is presented by MidEast Web to help people and non-profit organizations promote their causes using the Internet. Anyone
who has specific information and tips they would like to offer, or links to similar Web sites, is
invited to write us.
ContentsIntroduction Web lore, and "web smarts" are spread by commercial servers to owners of commercial web sites. They explain basic things about how to build a Web site - some of them common sense, some a bit more arcane, and many quite effective-for commercial users. However individuals with personal pages, and nonprofit organizations, rarely get to see these tips or take advantage of them.
The Internet and the Web can be a great inexpensive and effective resource for mobilizing people and popularizing your cause. However, most people and organizations still do not use the potential of the Internet to recruit members, tell about their activities, get support and get people to come to them. Administrators are still afraid of computers and think the web is expensive or only for rich people - and so do grant donors.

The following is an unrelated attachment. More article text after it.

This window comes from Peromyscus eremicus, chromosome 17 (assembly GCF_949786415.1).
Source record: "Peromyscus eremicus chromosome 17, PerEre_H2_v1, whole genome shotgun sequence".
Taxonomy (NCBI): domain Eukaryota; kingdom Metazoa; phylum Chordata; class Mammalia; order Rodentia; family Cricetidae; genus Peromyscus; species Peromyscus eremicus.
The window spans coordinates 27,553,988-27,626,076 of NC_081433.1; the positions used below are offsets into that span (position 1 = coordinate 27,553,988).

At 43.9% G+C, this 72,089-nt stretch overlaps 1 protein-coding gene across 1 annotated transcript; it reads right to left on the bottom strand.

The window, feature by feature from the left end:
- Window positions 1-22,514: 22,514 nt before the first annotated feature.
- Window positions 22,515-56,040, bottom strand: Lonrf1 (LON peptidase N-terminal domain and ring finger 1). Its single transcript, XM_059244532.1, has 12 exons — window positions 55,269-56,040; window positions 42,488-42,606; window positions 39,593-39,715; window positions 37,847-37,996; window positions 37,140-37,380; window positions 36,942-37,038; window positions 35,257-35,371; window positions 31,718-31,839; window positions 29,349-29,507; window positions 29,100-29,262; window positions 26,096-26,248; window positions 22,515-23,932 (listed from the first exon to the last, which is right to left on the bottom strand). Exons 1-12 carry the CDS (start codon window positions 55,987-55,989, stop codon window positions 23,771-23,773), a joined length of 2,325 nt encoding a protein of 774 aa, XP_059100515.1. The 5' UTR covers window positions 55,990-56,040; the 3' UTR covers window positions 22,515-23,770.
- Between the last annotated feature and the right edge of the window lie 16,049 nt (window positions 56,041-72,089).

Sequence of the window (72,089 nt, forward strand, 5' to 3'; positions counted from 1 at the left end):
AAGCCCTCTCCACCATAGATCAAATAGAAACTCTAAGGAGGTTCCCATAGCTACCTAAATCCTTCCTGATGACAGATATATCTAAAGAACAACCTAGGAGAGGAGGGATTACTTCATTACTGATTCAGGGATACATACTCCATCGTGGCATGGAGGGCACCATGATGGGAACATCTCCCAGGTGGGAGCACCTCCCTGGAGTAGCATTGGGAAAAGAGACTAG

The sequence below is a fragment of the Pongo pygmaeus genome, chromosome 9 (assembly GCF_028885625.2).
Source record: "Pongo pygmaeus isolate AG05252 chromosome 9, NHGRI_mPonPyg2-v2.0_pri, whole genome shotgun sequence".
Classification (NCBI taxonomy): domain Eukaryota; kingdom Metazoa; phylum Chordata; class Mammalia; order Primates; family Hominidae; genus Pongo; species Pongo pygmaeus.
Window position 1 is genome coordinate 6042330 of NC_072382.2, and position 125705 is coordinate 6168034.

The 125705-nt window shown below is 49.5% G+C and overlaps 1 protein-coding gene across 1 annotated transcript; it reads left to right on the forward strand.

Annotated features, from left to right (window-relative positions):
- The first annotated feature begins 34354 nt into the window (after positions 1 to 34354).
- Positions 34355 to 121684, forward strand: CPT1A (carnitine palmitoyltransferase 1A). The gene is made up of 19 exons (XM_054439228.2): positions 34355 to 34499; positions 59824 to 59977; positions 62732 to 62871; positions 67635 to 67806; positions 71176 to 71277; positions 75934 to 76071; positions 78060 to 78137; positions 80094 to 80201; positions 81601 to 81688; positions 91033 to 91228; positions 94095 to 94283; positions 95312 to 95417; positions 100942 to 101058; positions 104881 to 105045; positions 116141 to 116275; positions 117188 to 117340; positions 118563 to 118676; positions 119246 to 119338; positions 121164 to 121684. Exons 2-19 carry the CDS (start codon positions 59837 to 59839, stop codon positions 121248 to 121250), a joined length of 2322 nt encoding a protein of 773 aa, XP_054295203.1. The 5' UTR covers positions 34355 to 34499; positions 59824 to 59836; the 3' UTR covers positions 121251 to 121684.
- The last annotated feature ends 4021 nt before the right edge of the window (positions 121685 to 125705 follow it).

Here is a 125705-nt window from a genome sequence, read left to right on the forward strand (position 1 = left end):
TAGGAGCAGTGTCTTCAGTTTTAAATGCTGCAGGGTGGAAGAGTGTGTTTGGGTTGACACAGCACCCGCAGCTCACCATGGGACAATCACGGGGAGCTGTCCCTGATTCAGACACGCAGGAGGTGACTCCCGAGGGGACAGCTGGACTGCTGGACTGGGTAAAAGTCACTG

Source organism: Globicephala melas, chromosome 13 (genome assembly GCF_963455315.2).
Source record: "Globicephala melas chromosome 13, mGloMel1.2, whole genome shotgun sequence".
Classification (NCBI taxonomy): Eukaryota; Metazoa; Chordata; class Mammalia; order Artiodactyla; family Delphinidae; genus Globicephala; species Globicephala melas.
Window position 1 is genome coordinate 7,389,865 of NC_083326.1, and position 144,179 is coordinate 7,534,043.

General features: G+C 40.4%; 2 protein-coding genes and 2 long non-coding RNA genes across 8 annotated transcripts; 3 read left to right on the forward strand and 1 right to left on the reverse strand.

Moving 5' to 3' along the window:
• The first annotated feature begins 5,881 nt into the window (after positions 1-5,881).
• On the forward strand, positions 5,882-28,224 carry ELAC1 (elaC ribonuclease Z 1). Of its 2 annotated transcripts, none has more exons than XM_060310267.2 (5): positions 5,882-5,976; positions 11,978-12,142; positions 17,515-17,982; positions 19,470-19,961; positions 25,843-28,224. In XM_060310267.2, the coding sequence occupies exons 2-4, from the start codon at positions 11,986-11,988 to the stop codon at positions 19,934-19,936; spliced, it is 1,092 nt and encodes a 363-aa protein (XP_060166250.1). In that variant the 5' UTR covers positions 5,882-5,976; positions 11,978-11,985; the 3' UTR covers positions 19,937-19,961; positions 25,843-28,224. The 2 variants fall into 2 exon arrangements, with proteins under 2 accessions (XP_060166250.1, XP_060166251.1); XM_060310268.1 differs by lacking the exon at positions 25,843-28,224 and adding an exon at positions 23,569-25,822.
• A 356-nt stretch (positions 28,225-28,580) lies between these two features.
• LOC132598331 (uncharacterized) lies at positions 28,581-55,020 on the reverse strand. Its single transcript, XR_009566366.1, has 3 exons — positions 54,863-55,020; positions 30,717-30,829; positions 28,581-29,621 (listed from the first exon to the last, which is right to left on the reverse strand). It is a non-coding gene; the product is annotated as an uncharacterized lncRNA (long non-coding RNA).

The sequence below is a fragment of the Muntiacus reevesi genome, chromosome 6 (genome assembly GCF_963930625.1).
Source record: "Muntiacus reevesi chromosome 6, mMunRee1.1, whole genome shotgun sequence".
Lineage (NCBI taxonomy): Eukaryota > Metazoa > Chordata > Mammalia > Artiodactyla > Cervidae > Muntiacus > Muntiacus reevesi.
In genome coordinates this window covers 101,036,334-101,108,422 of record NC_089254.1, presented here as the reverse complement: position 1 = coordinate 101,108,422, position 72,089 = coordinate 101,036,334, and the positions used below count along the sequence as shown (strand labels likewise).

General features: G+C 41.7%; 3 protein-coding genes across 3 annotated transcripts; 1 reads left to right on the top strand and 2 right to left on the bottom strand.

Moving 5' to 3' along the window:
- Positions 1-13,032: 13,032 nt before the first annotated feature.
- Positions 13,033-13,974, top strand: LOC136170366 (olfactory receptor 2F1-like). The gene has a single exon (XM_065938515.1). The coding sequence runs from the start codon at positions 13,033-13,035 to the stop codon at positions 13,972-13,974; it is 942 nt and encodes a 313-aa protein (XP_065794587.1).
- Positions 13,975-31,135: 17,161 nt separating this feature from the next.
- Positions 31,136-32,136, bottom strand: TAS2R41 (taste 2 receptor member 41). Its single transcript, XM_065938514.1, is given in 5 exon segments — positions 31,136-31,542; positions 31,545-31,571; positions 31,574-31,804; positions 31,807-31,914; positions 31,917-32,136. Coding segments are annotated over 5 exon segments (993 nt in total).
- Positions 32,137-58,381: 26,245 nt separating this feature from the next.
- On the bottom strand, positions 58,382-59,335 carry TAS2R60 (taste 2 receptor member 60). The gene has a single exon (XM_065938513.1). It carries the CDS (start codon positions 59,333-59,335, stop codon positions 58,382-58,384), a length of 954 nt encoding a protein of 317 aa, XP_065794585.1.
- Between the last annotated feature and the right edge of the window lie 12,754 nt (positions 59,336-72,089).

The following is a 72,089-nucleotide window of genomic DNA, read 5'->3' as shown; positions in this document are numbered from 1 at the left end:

As the Web becomes more commercialized, the larger organizations are bound to take a larger share of the Web audience - but there are still plenty of opportunities and room for growth left for us little guys - and plenty of challenges. A bigger Web means a bigger potential worldwide audience. All we need to do is snag their attention. As the Web grows, bandwidth will become bigger and servers and client computers will become faster, so we can download pictures and filmstrips to produce a really interesting cultural experience and get our point across - of course - it requires preparation and effort!
Using E-Mail Advertising